2. I was just saying this the other day! Not that we should use the royal wedding BS for our agenda (good idea) but wondering, hypothetically: what would happen if a prince/king did happen to be openly gay? Kinda puts a damper on the whole reproducing-for-the-state thing, right? I would love to see the headlines on that one!

  3. Hnag on a second, just a thought but seeing as you mention this small protest in the UK, which is great by the way, maybe you could at some stage give a mention to the fact that Ireland had it’s first civil partnership recently, because if we’re ever to upgrade from CP to full equality we need (desperately need) pressure and support from abroad. I know im like a broken record and I apologise but sometimes I feel like we’re fighting a losing battle and I get pissed off is all. I think I may have a complex/chip on my shoulder about being from such a tiny insignificant country!! and p.s I know this is about the UK, but lets face it, the two countries are linked in many ways.

    • it really pisses me off too! the press acted as if it was a fantastic thing, when inequality had been enshrined into law, because none of the big political players wanted to broach the divisive subject of gay marriage. they’re all pussyfooting around the issue.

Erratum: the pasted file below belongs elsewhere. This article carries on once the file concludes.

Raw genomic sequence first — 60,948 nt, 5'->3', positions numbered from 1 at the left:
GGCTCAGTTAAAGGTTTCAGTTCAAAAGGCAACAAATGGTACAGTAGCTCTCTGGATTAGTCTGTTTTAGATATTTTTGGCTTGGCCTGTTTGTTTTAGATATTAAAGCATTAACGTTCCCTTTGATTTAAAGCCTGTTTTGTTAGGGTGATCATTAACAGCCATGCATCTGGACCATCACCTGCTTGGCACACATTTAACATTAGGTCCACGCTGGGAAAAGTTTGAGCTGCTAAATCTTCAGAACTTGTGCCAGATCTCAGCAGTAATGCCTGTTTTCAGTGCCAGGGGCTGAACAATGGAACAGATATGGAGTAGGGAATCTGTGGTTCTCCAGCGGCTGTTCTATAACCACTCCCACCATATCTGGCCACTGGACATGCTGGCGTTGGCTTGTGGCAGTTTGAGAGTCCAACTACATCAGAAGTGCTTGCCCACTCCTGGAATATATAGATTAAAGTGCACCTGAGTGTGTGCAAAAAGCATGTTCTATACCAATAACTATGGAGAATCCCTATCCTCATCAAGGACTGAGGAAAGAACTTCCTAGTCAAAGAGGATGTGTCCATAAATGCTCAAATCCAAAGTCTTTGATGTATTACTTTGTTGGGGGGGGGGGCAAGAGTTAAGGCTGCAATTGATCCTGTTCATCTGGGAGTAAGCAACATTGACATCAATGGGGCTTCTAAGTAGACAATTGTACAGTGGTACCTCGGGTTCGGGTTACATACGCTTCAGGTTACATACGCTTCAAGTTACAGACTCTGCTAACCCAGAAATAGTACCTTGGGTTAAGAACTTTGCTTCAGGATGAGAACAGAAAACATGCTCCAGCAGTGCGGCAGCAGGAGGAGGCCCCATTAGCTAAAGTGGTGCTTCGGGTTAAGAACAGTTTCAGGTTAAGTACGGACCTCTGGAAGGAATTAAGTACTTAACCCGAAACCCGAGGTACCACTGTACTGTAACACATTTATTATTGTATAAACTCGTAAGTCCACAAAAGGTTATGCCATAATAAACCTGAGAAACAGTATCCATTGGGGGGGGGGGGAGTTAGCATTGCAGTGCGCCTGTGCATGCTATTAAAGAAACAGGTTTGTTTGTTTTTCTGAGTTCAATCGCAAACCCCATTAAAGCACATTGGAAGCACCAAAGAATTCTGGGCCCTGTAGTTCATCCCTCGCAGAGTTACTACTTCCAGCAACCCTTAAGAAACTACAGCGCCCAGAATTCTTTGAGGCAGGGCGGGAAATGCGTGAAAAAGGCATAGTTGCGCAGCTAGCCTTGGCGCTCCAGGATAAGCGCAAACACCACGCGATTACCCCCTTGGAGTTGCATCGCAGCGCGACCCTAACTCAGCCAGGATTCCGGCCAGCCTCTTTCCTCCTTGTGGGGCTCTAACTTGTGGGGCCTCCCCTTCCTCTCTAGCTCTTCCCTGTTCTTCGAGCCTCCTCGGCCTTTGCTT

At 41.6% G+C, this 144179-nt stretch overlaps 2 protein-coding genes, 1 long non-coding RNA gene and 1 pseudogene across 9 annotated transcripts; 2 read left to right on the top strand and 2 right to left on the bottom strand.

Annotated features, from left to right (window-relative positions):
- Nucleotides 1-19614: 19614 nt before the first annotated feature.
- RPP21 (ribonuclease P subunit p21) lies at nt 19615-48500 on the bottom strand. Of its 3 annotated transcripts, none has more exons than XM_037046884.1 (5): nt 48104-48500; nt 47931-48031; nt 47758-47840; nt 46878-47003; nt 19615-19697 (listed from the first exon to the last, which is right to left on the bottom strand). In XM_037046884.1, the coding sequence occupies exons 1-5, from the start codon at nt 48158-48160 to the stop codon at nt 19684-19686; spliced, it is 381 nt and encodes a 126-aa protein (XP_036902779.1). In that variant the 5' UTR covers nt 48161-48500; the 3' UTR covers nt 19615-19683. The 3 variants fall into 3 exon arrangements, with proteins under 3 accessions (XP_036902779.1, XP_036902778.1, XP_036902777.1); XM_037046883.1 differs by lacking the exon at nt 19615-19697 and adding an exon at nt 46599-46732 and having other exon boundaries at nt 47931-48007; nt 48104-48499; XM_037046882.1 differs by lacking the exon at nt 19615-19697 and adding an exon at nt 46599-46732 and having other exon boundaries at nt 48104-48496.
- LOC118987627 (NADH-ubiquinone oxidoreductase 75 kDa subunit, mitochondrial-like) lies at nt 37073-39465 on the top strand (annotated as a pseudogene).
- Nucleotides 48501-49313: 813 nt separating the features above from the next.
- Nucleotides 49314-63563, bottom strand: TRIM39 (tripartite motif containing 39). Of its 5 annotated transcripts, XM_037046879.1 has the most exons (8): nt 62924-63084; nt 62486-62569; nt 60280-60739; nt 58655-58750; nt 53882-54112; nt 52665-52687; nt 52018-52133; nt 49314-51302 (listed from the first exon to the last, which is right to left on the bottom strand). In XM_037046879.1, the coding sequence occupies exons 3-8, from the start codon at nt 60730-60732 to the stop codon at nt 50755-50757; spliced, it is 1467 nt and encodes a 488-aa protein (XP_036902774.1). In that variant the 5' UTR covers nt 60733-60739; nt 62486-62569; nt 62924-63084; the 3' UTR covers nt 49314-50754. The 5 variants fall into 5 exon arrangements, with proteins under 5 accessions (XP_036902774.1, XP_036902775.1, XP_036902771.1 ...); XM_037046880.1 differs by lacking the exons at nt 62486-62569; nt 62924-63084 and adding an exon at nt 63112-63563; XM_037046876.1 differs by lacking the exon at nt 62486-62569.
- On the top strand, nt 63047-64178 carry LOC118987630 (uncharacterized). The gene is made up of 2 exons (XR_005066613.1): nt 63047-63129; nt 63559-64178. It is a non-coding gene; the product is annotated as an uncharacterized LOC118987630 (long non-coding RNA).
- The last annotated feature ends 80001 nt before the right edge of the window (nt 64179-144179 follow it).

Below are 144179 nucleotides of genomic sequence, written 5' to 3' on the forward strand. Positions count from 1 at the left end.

it’s mostly the older, more conservative people who turn out to vote. it seems as though they hold most of the political power in this country. it sucks considering they have very little exposure to queer issues. one beacon of hope though, the rockstar that is DAVID NORRIS. if he clinches the presidency, i’m pretty sure we can go all the way :)

      • Thanks kd, that’s nice to hear!

        @ak, well we’re definitely trying our best anyways. The group im in, lgbtNoise, just released a poster campaign on buses-> http://lgbtnoise.ie/?p=1837 and someone said that we should be prosecuted for blasphemy, which is the most ridiculous thing in the world, and I hope they dont follow through!! Yes, imagine having a gay president, I think he can do it, provided he gets the nomination! We can get full equality here, it’ll be tough but it’s possible!

  4. * hypothetically: what would happen if a prince/king did happen to be openly gay? Kinda puts a damper on the whole reproducing-for-the-state thing, right? I would love to see the headlines on that one!*